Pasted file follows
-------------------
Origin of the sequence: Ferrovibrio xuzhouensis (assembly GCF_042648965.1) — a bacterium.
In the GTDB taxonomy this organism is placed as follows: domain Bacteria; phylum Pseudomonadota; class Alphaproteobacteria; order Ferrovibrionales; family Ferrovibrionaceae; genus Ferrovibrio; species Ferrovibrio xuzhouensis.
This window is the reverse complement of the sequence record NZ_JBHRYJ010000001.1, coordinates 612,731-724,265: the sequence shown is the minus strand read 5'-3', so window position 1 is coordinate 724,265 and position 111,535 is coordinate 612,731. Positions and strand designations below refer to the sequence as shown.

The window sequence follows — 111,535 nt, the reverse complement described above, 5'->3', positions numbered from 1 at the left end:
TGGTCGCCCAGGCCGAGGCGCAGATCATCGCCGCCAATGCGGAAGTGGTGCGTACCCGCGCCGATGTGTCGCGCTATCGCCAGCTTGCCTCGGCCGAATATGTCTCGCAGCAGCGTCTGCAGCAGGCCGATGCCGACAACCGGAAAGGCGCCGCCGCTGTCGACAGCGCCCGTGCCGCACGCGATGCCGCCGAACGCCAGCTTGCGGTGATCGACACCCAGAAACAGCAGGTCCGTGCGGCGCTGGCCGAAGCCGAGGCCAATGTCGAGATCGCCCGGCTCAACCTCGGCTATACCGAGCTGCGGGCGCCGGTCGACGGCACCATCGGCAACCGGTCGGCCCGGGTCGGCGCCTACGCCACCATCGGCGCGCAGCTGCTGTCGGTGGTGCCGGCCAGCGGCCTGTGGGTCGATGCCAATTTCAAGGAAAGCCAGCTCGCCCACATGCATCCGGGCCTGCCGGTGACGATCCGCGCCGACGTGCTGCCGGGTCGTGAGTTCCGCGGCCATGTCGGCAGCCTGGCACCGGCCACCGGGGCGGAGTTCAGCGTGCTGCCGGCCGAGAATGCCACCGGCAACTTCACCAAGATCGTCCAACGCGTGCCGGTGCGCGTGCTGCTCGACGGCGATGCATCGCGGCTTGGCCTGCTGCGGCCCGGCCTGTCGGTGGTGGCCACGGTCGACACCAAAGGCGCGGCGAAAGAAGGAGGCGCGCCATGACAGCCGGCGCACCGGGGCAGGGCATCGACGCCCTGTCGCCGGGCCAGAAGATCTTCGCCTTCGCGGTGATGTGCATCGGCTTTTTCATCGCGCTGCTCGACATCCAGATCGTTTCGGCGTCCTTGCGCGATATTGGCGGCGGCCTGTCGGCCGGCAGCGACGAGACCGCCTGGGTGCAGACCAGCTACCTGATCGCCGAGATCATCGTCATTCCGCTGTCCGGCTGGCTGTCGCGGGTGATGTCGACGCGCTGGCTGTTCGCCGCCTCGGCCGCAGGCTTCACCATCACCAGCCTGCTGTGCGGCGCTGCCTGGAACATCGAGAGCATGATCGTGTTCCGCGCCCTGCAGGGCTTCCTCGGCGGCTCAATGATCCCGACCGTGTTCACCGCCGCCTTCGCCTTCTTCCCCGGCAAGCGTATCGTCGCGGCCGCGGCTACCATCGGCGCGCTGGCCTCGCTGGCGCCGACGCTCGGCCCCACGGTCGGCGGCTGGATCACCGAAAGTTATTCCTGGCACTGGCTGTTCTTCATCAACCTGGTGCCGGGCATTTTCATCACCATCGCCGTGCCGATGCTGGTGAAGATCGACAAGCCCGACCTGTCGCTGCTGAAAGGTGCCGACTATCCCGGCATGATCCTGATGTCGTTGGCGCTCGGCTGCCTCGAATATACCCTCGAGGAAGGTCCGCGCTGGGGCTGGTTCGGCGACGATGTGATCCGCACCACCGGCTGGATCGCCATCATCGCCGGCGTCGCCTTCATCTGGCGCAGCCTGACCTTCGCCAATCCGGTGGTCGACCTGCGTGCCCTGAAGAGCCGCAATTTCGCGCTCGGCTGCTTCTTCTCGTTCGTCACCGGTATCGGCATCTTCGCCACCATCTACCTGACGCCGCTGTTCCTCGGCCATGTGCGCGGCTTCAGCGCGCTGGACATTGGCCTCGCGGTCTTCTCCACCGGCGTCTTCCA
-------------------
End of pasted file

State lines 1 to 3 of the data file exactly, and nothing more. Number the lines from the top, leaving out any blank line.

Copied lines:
Origin of the sequence: Ferrovibrio xuzhouensis (assembly GCF_042648965.1) — a bacterium.
In the GTDB taxonomy this organism is placed as follows: domain Bacteria; phylum Pseudomonadota; class Alphaproteobacteria; order Ferrovibrionales; family Ferrovibrionaceae; genus Ferrovibrio; species Ferrovibrio xuzhouensis.
This window is the reverse complement of the sequence record NZ_JBHRYJ010000001.1, coordinates 612,731-724,265: the sequence shown is the minus strand read 5'-3', so window position 1 is coordinate 724,265 and position 111,535 is coordinate 612,731. Positions and strand designations below refer to the sequence as shown.